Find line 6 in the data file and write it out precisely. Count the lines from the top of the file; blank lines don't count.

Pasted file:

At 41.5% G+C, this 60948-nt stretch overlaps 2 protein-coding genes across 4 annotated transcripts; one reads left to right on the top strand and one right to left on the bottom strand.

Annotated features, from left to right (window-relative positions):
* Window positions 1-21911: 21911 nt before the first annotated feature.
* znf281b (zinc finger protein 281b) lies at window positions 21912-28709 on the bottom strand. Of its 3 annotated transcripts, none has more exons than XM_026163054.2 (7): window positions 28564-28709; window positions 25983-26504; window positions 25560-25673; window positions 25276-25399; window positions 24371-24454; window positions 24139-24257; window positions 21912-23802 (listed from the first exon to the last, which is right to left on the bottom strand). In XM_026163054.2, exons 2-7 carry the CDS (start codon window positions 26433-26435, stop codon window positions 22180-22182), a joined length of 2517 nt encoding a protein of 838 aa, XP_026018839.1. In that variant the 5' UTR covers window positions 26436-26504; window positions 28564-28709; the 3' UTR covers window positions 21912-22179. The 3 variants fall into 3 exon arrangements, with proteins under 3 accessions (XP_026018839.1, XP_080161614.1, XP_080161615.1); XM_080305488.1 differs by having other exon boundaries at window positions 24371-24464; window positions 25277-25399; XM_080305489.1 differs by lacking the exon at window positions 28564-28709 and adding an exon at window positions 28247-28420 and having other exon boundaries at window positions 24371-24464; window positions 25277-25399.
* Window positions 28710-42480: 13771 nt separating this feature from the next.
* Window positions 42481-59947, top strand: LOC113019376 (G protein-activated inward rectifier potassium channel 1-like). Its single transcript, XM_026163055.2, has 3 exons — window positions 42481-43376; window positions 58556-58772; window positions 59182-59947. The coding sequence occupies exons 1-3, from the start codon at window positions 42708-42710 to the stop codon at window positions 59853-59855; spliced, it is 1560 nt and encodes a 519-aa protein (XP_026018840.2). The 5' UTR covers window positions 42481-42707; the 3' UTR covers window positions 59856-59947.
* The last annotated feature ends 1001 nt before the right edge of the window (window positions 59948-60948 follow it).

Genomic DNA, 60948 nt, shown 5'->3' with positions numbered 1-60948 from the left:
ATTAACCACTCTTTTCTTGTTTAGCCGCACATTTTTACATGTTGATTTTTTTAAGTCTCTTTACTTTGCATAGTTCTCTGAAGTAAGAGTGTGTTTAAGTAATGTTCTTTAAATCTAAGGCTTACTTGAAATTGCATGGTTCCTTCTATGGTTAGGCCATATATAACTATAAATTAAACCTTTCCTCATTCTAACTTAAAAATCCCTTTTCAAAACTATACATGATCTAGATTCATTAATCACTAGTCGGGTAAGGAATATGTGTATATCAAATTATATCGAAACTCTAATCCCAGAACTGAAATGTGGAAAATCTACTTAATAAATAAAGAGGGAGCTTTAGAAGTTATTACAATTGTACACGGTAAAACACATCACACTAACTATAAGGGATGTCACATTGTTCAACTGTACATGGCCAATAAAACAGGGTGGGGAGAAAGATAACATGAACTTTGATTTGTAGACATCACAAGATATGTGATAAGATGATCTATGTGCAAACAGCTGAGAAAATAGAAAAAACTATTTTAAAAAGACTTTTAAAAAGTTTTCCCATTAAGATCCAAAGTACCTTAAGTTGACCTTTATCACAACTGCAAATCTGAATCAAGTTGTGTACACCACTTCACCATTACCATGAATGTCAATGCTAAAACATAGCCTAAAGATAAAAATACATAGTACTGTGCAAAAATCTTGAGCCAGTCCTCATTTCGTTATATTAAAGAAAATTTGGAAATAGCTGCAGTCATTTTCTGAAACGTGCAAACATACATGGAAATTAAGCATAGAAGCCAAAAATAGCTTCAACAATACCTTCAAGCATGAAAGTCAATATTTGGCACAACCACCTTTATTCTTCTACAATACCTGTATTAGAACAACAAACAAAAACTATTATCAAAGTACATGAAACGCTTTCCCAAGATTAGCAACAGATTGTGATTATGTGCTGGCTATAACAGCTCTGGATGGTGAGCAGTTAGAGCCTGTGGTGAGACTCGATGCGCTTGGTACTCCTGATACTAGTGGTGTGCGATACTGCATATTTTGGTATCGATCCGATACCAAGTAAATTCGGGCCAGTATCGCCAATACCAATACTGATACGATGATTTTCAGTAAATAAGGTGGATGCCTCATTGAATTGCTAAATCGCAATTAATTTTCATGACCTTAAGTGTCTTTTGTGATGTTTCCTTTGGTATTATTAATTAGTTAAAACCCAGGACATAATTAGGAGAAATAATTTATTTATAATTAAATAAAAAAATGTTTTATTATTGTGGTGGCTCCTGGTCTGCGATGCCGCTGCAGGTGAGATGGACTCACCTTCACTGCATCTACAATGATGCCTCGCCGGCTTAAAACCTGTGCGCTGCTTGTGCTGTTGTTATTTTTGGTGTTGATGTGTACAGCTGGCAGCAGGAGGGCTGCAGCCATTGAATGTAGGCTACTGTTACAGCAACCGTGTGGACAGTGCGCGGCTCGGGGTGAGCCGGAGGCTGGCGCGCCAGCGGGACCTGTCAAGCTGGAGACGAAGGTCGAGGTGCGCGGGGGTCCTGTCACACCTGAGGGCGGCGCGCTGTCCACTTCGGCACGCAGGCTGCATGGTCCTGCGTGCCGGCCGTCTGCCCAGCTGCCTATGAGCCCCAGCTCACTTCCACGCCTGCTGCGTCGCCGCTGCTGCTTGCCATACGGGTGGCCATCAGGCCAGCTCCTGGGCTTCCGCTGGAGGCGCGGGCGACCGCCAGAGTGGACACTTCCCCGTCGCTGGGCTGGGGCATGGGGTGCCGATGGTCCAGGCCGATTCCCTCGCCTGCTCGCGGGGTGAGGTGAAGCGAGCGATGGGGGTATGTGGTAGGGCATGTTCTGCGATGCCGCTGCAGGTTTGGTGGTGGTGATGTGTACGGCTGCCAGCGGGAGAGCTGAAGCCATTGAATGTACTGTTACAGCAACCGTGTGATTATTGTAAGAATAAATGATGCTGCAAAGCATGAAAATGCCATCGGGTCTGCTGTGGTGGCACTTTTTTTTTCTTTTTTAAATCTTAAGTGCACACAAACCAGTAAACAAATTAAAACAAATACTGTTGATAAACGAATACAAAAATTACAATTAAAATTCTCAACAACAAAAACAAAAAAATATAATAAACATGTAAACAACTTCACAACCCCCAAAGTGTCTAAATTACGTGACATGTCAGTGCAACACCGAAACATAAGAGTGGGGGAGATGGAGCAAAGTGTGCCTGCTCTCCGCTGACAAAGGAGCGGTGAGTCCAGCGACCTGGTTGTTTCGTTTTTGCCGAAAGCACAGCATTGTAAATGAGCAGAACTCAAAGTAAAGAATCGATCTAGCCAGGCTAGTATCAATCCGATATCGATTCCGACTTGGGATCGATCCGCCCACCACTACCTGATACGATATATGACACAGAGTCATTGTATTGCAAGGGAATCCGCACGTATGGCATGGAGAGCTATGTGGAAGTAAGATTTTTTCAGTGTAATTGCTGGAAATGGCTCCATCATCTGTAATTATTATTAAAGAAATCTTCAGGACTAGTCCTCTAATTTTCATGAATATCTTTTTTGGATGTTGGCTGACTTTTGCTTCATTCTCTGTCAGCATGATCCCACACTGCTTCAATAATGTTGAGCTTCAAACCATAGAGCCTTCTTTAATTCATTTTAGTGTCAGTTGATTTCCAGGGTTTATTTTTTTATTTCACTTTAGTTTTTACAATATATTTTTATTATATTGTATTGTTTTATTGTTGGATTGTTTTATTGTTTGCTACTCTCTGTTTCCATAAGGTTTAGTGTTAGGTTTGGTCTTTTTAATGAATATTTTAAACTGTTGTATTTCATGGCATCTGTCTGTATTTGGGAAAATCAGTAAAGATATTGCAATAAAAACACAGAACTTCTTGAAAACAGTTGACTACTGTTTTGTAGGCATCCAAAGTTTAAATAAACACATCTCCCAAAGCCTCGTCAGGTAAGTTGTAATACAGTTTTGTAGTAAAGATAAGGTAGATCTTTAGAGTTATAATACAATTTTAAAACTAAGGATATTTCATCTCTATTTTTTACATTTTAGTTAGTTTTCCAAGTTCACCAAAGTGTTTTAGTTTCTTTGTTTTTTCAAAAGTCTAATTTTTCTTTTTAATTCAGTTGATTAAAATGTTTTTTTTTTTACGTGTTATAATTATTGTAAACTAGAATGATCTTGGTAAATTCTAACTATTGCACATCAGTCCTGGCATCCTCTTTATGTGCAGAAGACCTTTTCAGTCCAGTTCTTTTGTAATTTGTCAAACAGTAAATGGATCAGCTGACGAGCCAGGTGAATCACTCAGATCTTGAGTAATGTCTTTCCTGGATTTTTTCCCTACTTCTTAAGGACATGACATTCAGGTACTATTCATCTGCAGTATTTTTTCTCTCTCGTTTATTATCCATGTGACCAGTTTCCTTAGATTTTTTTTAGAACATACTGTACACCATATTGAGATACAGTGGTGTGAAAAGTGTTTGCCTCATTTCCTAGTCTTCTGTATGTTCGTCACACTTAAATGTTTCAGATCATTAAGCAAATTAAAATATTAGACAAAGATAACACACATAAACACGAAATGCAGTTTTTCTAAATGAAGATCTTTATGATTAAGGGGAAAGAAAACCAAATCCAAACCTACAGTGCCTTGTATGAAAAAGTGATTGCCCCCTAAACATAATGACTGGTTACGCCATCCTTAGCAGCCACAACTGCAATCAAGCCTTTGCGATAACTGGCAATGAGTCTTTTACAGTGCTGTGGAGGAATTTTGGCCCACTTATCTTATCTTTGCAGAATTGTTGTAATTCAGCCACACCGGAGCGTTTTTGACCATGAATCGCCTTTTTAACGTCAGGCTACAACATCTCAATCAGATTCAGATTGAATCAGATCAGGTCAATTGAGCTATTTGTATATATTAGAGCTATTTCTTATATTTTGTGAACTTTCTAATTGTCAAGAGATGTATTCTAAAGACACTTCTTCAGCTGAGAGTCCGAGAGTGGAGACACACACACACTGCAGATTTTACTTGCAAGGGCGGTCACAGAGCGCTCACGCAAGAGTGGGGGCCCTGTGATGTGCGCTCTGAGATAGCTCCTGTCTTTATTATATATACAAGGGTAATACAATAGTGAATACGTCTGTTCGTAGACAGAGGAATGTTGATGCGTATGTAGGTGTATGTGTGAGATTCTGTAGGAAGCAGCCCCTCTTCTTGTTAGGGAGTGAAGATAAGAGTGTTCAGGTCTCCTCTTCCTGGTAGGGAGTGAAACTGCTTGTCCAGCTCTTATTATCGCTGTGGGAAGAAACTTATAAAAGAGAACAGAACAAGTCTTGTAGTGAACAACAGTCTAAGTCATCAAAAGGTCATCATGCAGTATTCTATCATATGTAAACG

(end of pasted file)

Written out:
* Window positions 42481-59947, top strand: LOC113019376 (G protein-activated inward rectifier potassium channel 1-like). Its single transcript, XM_026163055.2, has 3 exons — window positions 42481-43376; window positions 58556-58772; window positions 59182-59947. The coding sequence occupies exons 1-3, from the start codon at window positions 42708-42710 to the stop codon at window positions 59853-59855; spliced, it is 1560 nt and encodes a 519-aa protein (XP_026018840.2). The 5' UTR covers window positions 42481-42707; the 3' UTR covers window positions 59856-59947.